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BEIJING - China's Producer Price Index (PPI), a main gauge of inflation at wholesale level, fell 0.3 percent in March from a year earlier, according to figures released Monday by the National Bureau of Statistics (NBS).
It is the first time the PPI has seen negative year-on-year growth since December 2009.
But the PPI grew 0.3 percent month-on-month in March, marking four consecutive months of gain, the NBS said in a statement on its website.
The year-on-year drop was caused by a larger comparison base last year, said Tang Yunfei, chief macroeconomic analyst at Founder Securities.
As the Commodity Research Bureau index, which tracks prices of major global commodities, recovered for three months in a row, the effects of the price hikes have gradually shown in the domestic market, leading to month-on-month increases, he explained.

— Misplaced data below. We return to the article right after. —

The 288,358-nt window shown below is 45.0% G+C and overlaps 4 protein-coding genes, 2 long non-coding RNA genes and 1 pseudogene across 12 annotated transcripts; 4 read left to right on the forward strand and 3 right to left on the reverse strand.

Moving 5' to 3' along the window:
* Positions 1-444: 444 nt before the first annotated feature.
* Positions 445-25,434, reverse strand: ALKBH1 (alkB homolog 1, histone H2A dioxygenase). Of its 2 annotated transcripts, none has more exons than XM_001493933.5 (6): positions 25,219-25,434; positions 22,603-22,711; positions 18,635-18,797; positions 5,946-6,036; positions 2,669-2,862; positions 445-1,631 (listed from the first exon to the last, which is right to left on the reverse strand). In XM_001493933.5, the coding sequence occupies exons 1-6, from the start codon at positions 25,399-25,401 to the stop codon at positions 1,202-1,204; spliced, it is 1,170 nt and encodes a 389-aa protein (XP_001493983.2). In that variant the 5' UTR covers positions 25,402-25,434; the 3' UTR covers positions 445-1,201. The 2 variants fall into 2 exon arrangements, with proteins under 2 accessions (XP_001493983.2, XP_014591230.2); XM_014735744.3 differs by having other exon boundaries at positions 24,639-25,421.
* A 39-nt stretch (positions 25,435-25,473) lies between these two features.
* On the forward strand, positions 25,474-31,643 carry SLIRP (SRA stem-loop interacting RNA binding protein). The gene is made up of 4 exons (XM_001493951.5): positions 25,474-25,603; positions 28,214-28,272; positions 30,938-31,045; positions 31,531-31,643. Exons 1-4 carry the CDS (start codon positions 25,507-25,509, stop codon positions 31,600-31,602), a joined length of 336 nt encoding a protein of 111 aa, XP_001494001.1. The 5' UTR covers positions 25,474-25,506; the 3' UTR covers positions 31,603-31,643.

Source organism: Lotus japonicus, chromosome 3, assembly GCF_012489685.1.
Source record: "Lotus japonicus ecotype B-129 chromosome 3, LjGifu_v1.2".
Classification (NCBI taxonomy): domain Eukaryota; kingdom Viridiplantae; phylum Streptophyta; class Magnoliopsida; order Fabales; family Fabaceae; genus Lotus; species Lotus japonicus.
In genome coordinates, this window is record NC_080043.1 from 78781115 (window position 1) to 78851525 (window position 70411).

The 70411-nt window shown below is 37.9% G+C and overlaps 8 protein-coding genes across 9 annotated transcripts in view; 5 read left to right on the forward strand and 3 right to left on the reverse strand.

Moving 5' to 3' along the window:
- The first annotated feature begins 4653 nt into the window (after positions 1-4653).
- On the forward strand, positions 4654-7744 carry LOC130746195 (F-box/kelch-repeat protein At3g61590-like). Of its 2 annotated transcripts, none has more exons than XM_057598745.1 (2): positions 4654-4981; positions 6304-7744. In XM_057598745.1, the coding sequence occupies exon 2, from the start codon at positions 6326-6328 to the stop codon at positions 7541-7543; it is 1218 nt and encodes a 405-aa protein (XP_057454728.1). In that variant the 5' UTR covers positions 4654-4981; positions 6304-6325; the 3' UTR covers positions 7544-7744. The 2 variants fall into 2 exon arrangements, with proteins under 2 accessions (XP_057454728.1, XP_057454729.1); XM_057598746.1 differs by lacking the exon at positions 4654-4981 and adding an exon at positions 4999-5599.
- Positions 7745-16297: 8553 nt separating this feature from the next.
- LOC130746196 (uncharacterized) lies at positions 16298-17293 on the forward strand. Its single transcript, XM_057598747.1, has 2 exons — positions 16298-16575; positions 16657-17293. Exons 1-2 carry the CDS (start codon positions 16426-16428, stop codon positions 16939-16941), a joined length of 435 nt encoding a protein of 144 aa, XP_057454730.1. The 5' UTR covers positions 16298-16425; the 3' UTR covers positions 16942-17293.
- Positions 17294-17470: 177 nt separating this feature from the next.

Despite price fluctuations, analysts expect the global commodity market to continue cooling and PPI growth to further ease in the second quarter, but warned of possible oil price gains caused by Iran's supply cut.
Wang Yuwen, a researcher at the finance research center of the Bank of Communications, said surging oil prices may become a major source of inflationary pressure in the future.
In March, producer purchase prices grew 0.1 percent year-on-year and 0.1 percent month-on-month, the NBS said.
In the first quarter of this year, the PPI climbed 0.1 percent year-on-year, while producer purchase prices gained 1 percent, it said.
The NBS also announced that the consumer price index, a main gauge of inflation, rose 3.6 percent from a year earlier in March, up from 3.2 percent in February.